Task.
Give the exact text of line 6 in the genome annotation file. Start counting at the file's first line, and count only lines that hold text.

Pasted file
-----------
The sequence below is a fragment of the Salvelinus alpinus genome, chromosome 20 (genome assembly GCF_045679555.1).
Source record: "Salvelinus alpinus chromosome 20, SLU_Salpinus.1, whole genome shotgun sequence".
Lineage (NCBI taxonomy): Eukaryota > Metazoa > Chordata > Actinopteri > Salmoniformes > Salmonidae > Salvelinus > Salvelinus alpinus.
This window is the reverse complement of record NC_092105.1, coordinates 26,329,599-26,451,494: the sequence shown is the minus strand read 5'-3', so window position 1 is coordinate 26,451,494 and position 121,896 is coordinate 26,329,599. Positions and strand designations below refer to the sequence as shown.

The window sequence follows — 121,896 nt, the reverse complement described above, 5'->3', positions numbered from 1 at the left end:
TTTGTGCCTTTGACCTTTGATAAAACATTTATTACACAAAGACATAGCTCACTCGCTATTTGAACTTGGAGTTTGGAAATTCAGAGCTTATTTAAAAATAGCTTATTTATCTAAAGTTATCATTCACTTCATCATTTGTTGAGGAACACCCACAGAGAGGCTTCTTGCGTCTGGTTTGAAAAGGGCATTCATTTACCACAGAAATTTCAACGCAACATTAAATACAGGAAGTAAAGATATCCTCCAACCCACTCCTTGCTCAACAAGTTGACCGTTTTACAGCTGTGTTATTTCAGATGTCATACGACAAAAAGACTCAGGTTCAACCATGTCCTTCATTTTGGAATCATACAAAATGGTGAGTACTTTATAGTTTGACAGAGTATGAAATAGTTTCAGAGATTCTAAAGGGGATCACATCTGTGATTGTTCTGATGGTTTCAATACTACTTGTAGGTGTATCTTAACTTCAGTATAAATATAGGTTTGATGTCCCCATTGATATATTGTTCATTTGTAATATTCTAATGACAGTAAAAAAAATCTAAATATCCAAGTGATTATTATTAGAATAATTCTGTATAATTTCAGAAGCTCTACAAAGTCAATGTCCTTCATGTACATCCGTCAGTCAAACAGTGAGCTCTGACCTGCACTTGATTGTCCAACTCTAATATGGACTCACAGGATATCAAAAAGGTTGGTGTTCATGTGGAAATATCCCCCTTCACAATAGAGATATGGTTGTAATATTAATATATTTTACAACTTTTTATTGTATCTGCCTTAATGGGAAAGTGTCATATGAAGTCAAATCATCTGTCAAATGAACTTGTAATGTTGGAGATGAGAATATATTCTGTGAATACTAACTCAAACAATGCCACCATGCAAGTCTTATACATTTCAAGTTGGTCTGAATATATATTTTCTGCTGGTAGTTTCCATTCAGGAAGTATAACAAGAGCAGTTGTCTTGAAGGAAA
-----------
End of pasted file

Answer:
TTTGTGCCTTTGACCTTTGATAAAACATTTATTACACAAAGACATAGCTCACTCGCTATTTGAACTTGGAGTTTGGAAATTCAGAGCTTATTTAAAAATAGCTTATTTATCTAAAGTTATCATTCACTTCATCATTTGTTGAGGAACACCCACAGAGAGGCTTCTTGCGTCTGGTTTGAAAAGGGCATTCATTTACCACAGAAATTTCAACGCAACATTAAATACAGGAAGTAAAGATATCCTCCAACCCACTCCTTGCTCAACAAGTTGACCGTTTTACAGCTGTGTTATTTCAGATGTCATACGACAAAAAGACTCAGGTTCAACCATGTCCTTCATTTTGGAATCATACAAAATGGTGAGTACTTTATAGTTTGACAGAGTATGAAATAGTTTCAGAGATTCTAAAGGGGATCACATCTGTGATTGTTCTGATGGTTTCAATACTACTTGTAGGTGTATCTTAACTTCAGTATAAATATAGGTTTGATGTCCCCATTGATATATTGTTCATTTGTAATATTCTAATGACAGTAAAAAAAATCTAAATATCCAAGTGATTATTATTAGAATAATTCTGTATAATTTCAGAAGCTCTACAAAGTCAATGTCCTTCATGTACATCCGTCAGTCAAACAGTGAGCTCTGACCTGCACTTGATTGTCCAACTCTAATATGGACTCACAGGATATCAAAAAGGTTGGTGTTCATGTGGAAATATCCCCCTTCACAATAGAGATATGGTTGTAATATTAATATATTTTACAACTTTTTATTGTATCTGCCTTAATGGGAAAGTGTCATATGAAGTCAAATCATCTGTCAAATGAACTTGTAATGTTGGAGATGAGAATATATTCTGTGAATACTAACTCAAACAATGCCACCATGCAAGTCTTATACATTTCAAGTTGGTCTGAATATATATTTTCTGCTGGTAGTTTCCATTCAGGAAGTATAACAAGAGCAGTTGTCTTGAAGGAAA